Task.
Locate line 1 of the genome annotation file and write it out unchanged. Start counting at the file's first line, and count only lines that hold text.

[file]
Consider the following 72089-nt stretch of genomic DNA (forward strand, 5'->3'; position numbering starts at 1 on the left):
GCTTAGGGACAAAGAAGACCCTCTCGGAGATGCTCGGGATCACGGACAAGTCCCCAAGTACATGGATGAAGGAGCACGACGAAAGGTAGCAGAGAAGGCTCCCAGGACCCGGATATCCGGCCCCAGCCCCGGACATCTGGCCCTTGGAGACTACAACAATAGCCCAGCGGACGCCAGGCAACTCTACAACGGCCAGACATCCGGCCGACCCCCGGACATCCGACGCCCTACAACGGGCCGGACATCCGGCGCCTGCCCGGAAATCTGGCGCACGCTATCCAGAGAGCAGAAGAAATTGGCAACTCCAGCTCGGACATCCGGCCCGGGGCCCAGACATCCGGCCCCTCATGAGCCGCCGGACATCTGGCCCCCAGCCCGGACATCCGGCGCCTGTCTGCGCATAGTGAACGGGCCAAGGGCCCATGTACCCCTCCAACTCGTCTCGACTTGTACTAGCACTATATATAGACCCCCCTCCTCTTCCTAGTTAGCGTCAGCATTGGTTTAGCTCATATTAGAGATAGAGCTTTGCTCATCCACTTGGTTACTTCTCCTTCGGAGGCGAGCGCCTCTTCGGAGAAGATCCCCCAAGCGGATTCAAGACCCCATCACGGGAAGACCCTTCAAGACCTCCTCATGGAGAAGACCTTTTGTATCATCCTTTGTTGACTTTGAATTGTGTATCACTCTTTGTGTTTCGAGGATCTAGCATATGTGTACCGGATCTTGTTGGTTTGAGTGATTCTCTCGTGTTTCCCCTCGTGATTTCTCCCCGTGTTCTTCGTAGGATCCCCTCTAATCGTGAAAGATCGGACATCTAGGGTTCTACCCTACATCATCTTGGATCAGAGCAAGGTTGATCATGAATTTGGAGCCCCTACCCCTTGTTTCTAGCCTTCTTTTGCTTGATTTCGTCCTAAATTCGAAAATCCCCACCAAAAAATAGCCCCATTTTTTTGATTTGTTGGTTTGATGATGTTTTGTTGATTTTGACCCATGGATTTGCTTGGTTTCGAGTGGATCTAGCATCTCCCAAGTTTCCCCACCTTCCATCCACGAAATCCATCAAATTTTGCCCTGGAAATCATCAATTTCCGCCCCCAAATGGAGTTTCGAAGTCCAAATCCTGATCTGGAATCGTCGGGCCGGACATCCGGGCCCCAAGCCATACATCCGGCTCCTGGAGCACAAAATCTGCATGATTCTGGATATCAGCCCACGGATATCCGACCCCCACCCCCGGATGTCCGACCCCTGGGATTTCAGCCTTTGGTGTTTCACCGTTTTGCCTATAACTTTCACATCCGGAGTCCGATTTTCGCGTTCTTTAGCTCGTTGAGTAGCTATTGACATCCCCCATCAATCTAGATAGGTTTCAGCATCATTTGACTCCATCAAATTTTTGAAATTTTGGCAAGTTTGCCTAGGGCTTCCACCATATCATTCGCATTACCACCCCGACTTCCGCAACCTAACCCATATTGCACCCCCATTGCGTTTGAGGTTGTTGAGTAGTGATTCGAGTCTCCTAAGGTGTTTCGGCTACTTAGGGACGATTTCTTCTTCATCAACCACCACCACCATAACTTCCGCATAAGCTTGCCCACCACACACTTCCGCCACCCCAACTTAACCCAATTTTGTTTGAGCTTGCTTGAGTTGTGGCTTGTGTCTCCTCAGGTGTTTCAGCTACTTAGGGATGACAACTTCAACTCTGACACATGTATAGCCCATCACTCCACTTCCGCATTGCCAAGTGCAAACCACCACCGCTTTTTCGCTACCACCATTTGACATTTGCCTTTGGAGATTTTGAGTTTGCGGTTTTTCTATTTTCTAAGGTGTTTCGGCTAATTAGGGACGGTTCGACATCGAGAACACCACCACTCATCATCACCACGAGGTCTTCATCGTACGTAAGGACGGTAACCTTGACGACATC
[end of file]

Consider the following 72089-nt stretch of genomic DNA (forward strand, 5'->3'; position numbering starts at 1 on the left):